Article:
Setting up house
If you have a spare bedroom on the first floor of your house, you're in good shape. If not, perhaps you can convert a dining room, den, or office into a bedroom.
Choosing a space
- Could an attic or basement room be converted into a bedroom, which could then be used by one of your children while the older adult takes the child's old room on the first floor?
- There should be enough privacy so everyone feels comfortable. Will you need to add on a room to have enough living space? This could easily run into the tens of thousands of dollars, but it could still be cheaper over the long run -- and might make the person happier -- than an assisted living situation.
As an alternative, if it's a parent you're dealing with, you might want to consider selling your home and your parent's current home and buying a larger place that will make everyone more comfortable. Many families pool their resources in this way to find a better living space for themselves and their elderly parent. If you have siblings, this decision also involves them, of course, because at least part of any future inheritance would be used to purchase the larger home.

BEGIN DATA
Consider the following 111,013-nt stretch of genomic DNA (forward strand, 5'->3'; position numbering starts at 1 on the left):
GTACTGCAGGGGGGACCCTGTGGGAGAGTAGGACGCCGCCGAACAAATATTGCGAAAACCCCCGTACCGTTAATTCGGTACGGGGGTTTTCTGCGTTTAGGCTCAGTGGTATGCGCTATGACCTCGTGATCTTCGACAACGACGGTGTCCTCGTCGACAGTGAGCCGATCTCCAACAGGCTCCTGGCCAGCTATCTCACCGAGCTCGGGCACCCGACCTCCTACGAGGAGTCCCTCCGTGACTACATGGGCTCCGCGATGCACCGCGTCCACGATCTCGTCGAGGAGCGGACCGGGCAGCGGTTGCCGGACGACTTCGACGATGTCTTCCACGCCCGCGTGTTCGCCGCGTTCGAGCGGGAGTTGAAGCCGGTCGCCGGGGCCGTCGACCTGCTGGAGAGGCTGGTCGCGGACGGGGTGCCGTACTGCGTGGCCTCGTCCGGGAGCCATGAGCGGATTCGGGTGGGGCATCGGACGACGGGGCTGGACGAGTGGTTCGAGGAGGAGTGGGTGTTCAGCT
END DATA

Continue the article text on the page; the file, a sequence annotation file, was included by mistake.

Making it just like home
- If possible, bring some of the older adult's furniture into your home, like a favorite couch or reclininer. Even if it doesn't fit with your decor, this touch of home will help her feel more at ease from the beginning.
- If she has a pet, try to make room for it in your house. Giving up a pet could be very difficult, and having a beloved animal will help lessen the loneliness she may feel while getting used to her new environment. Of course, you'll have to consider whether her pet can get along with your pets and children. You may also need to make some changes to your home and yard (such as fencing it in) to accommodate a dog.
- Get her a cell phone to give her a greater sense of independence and help her feel connected to the outside world. This will make it easier for her friends to call her directly, without bothering other family members. And it's a good way for her to get help in an emergency. An extra line with its own number will cost as little as $10 a month if you already have a cell phone plan. If she isn't adept with cell phones, the handset could be programmed so she only has to touch one key (say, the 1 key) to call you and a different key to call the local police department.